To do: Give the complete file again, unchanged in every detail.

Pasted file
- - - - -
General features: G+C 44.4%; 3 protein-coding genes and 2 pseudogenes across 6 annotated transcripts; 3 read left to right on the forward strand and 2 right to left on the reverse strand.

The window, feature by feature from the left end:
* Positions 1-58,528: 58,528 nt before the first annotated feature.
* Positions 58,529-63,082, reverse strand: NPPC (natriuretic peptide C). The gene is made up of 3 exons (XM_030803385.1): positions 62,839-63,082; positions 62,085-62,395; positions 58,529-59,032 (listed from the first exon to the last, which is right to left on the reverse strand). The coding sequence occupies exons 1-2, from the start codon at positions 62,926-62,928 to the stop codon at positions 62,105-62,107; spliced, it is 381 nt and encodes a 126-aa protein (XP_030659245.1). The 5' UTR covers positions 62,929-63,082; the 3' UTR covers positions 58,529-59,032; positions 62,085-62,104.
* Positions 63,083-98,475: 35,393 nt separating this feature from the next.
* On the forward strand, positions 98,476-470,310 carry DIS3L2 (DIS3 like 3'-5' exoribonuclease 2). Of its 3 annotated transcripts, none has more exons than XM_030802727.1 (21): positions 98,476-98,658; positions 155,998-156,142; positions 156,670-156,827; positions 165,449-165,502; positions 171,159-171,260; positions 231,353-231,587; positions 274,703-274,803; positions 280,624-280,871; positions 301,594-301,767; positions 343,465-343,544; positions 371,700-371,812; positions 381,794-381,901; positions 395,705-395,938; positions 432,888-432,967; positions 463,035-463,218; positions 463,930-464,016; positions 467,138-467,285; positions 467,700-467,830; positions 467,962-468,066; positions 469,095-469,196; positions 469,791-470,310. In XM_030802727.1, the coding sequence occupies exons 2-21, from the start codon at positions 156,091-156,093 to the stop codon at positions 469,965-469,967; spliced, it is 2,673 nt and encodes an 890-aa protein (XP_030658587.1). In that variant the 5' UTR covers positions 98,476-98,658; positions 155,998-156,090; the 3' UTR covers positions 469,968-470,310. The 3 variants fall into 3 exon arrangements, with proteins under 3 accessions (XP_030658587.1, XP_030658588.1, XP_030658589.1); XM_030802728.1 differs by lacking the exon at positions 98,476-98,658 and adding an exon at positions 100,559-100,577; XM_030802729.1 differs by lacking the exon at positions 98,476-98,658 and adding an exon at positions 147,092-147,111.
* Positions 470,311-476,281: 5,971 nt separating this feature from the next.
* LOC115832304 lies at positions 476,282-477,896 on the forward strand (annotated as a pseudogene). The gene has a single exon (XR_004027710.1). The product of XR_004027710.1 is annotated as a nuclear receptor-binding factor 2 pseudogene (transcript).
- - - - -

General features: G+C 44.4%; 3 protein-coding genes and 2 pseudogenes across 6 annotated transcripts; 3 read left to right on the forward strand and 2 right to left on the reverse strand.

The window, feature by feature from the left end:
* Positions 1-58,528: 58,528 nt before the first annotated feature.
* Positions 58,529-63,082, reverse strand: NPPC (natriuretic peptide C). The gene is made up of 3 exons (XM_030803385.1): positions 62,839-63,082; positions 62,085-62,395; positions 58,529-59,032 (listed from the first exon to the last, which is right to left on the reverse strand). The coding sequence occupies exons 1-2, from the start codon at positions 62,926-62,928 to the stop codon at positions 62,105-62,107; spliced, it is 381 nt and encodes a 126-aa protein (XP_030659245.1). The 5' UTR covers positions 62,929-63,082; the 3' UTR covers positions 58,529-59,032; positions 62,085-62,104.
* Positions 63,083-98,475: 35,393 nt separating this feature from the next.
* On the forward strand, positions 98,476-470,310 carry DIS3L2 (DIS3 like 3'-5' exoribonuclease 2). Of its 3 annotated transcripts, none has more exons than XM_030802727.1 (21): positions 98,476-98,658; positions 155,998-156,142; positions 156,670-156,827; positions 165,449-165,502; positions 171,159-171,260; positions 231,353-231,587; positions 274,703-274,803; positions 280,624-280,871; positions 301,594-301,767; positions 343,465-343,544; positions 371,700-371,812; positions 381,794-381,901; positions 395,705-395,938; positions 432,888-432,967; positions 463,035-463,218; positions 463,930-464,016; positions 467,138-467,285; positions 467,700-467,830; positions 467,962-468,066; positions 469,095-469,196; positions 469,791-470,310. In XM_030802727.1, the coding sequence occupies exons 2-21, from the start codon at positions 156,091-156,093 to the stop codon at positions 469,965-469,967; spliced, it is 2,673 nt and encodes an 890-aa protein (XP_030658587.1). In that variant the 5' UTR covers positions 98,476-98,658; positions 155,998-156,090; the 3' UTR covers positions 469,968-470,310. The 3 variants fall into 3 exon arrangements, with proteins under 3 accessions (XP_030658587.1, XP_030658588.1, XP_030658589.1); XM_030802728.1 differs by lacking the exon at positions 98,476-98,658 and adding an exon at positions 100,559-100,577; XM_030802729.1 differs by lacking the exon at positions 98,476-98,658 and adding an exon at positions 147,092-147,111.
* Positions 470,311-476,281: 5,971 nt separating this feature from the next.
* LOC115832304 lies at positions 476,282-477,896 on the forward strand (annotated as a pseudogene). The gene has a single exon (XR_004027710.1). The product of XR_004027710.1 is annotated as a nuclear receptor-binding factor 2 pseudogene (transcript).